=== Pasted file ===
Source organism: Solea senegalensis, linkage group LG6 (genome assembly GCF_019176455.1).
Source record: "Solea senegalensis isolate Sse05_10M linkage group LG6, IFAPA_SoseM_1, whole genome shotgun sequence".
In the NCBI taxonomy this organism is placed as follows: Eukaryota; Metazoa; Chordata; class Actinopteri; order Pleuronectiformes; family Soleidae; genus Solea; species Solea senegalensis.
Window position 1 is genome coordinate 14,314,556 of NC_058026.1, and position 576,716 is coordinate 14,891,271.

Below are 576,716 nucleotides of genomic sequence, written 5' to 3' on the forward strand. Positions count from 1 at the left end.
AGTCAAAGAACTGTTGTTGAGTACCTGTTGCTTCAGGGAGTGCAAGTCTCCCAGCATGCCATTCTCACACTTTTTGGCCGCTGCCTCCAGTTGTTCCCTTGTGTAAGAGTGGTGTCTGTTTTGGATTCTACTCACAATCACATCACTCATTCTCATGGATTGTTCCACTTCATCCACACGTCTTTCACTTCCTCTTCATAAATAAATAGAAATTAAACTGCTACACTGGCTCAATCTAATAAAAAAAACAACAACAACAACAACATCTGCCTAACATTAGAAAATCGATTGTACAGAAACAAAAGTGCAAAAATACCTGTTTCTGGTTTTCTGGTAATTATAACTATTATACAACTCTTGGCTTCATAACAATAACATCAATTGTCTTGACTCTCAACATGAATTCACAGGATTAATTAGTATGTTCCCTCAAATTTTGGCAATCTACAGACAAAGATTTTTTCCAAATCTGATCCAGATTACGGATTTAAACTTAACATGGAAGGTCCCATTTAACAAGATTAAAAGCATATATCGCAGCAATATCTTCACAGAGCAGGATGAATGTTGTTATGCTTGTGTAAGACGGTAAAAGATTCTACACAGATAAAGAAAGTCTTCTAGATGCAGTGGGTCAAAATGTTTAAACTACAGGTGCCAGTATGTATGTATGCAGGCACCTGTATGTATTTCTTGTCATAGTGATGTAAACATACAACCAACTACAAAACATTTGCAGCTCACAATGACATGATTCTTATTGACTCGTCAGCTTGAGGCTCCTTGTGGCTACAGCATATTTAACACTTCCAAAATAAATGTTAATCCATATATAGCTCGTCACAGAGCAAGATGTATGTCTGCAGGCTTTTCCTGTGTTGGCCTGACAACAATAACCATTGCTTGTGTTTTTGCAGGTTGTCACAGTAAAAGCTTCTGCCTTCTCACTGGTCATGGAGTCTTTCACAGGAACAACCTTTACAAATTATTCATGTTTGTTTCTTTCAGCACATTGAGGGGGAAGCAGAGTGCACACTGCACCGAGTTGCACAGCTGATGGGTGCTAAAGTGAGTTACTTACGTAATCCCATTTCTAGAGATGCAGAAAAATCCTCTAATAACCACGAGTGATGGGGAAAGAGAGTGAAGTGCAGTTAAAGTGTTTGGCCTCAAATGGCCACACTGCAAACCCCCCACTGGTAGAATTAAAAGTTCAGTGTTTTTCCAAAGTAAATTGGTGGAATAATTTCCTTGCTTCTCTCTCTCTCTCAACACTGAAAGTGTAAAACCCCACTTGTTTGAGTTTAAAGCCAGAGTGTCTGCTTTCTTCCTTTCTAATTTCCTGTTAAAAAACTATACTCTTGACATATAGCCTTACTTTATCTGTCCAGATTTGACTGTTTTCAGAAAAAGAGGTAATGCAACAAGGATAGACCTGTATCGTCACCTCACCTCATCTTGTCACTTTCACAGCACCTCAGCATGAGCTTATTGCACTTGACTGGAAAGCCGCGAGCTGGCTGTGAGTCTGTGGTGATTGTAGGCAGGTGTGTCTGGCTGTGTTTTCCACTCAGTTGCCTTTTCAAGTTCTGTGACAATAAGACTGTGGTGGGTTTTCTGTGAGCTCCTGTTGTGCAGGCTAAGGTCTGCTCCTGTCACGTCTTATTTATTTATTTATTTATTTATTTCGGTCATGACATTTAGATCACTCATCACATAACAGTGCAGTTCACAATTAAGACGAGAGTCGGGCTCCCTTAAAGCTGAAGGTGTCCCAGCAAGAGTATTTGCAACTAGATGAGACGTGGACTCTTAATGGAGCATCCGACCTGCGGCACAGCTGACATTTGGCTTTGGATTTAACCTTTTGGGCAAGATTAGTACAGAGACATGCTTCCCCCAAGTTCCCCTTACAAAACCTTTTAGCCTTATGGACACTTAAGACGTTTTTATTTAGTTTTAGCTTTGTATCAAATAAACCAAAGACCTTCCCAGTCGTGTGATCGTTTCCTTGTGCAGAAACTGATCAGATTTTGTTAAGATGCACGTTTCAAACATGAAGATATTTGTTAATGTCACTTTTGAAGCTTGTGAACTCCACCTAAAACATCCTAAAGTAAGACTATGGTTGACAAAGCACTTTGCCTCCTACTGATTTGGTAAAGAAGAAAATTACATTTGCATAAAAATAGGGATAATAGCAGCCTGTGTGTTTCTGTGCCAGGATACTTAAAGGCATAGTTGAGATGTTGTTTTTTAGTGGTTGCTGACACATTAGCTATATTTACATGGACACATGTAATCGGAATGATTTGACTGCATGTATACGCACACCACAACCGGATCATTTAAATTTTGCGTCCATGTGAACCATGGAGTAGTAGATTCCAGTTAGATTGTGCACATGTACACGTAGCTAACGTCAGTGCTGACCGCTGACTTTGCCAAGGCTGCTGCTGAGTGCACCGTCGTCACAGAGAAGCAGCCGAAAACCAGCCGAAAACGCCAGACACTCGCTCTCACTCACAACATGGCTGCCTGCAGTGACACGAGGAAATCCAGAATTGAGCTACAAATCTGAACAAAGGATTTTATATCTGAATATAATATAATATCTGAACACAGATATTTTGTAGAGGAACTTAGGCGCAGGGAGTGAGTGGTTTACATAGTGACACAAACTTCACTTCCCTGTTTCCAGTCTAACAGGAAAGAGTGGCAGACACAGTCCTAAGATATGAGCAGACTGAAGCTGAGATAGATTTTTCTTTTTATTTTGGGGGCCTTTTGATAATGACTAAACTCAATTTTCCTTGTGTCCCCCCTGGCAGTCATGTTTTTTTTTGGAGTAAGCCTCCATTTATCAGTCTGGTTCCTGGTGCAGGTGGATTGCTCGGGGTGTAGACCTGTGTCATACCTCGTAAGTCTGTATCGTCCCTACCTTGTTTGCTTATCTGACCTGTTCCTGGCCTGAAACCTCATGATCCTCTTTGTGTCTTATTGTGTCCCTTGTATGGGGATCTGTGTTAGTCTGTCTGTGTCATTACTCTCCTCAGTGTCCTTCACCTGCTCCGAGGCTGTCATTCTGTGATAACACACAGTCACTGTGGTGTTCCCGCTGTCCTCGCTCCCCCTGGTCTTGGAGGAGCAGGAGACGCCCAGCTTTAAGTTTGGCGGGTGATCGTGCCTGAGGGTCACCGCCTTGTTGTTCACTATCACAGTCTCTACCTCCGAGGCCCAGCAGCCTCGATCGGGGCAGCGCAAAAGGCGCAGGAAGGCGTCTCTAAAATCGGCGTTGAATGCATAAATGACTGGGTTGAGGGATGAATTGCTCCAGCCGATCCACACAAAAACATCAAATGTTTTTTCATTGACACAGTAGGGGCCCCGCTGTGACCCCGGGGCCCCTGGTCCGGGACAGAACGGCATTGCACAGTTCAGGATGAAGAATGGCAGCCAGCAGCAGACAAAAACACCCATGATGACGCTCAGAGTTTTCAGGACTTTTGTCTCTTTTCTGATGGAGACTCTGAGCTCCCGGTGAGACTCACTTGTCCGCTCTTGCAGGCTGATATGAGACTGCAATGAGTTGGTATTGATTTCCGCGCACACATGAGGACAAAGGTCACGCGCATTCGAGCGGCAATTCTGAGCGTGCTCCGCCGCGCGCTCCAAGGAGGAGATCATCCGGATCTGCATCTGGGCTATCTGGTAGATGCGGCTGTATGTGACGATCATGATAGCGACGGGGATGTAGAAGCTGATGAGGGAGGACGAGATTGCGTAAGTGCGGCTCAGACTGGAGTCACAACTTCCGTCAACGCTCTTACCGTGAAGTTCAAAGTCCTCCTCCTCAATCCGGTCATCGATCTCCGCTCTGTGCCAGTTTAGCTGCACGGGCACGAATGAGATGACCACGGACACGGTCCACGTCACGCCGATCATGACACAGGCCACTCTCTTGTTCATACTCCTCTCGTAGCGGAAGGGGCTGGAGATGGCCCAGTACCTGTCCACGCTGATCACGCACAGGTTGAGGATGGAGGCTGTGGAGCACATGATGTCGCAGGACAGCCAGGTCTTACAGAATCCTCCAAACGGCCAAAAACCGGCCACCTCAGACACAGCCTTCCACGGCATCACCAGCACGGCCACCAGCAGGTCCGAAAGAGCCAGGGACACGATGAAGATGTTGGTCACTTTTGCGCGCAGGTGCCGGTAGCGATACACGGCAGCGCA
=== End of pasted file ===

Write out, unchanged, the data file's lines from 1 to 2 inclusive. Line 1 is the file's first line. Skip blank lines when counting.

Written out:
Source organism: Solea senegalensis, linkage group LG6 (genome assembly GCF_019176455.1).
Source record: "Solea senegalensis isolate Sse05_10M linkage group LG6, IFAPA_SoseM_1, whole genome shotgun sequence".